Maintaining vulvar, vaginal and perineal health: clinical considerations


Maintaining vulvar, vaginal and perineal health: clinical considerations
Womens Health (Lond). 2024 Jan-Dec;20:17455057231223716. doi: 10.1177/17455057231223716. PMID: 38396383; PMCID: PMC10894559
Knowledge of female genital anatomy and physiology is often inadequate or incorrect among women. Precise patient-physician conversations can be inhibited by a reluctance or inability to speak accurately about the vulva and vagina, with the terms often being used interchangeably. There is a paucity of scientific evidence and clinical guidelines to support women and physicians in ensuring best practices in feminine hygiene.
In this review, the unmet needs in the field are highlighted. Evidence is provided for the complex array of physiological and pathological systems, mechanisms and behaviours that either protect or, if inappropriate, predispose the vulva and vagina to infections, irritation or other conditions.
The need for attention to perineal health is recommended, given the interdependence of perineal and vulvar microbiota and the risk of colonic pathogens reaching the vulva and the vagina. Differences in feminine hygiene practices can vary widely across the world and among varying age groups, and suboptimal habits (such as vaginal douching or the use of certain cleansers) can be associated with increased risks of vulvar and vaginal conditions.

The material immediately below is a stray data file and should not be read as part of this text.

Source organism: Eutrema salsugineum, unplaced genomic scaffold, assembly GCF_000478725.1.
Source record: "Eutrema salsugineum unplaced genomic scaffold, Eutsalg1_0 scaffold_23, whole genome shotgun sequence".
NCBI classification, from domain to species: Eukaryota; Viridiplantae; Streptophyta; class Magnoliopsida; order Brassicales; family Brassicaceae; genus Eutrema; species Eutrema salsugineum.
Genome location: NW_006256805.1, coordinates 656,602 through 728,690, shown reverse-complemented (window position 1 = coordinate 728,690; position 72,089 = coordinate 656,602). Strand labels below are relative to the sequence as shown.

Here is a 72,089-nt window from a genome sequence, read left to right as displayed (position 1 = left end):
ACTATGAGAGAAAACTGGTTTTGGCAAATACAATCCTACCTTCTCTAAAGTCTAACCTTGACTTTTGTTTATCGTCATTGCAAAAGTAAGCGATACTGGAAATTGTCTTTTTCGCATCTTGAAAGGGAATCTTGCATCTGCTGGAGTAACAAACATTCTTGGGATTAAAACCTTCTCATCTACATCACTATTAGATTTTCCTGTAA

Critical areas for discussion when advising women on their intimate health include: advice surrounding aesthetic vulvar cosmetic trends (such as depilation and genital cosmetic surgery), bowel health and habits, and protection against sexually transmitted infections. Routine, once-daily (maximum twice-daily) washing of the vulva with a pH-balanced, mild cleanser is optimal, ideally soon after bowel voiding, when feasible.
Due to the finely balanced ecosystems of the vulva, the vagina and the perineal area, a scientific and clinical perspective is essential when determining the most appropriate vulvar cleansers based on their components. Correct intimate care may contribute to improved genital and sexual health and overall well-being. An increased awareness of correct practices will empower women to be the advocates of their own intimate health.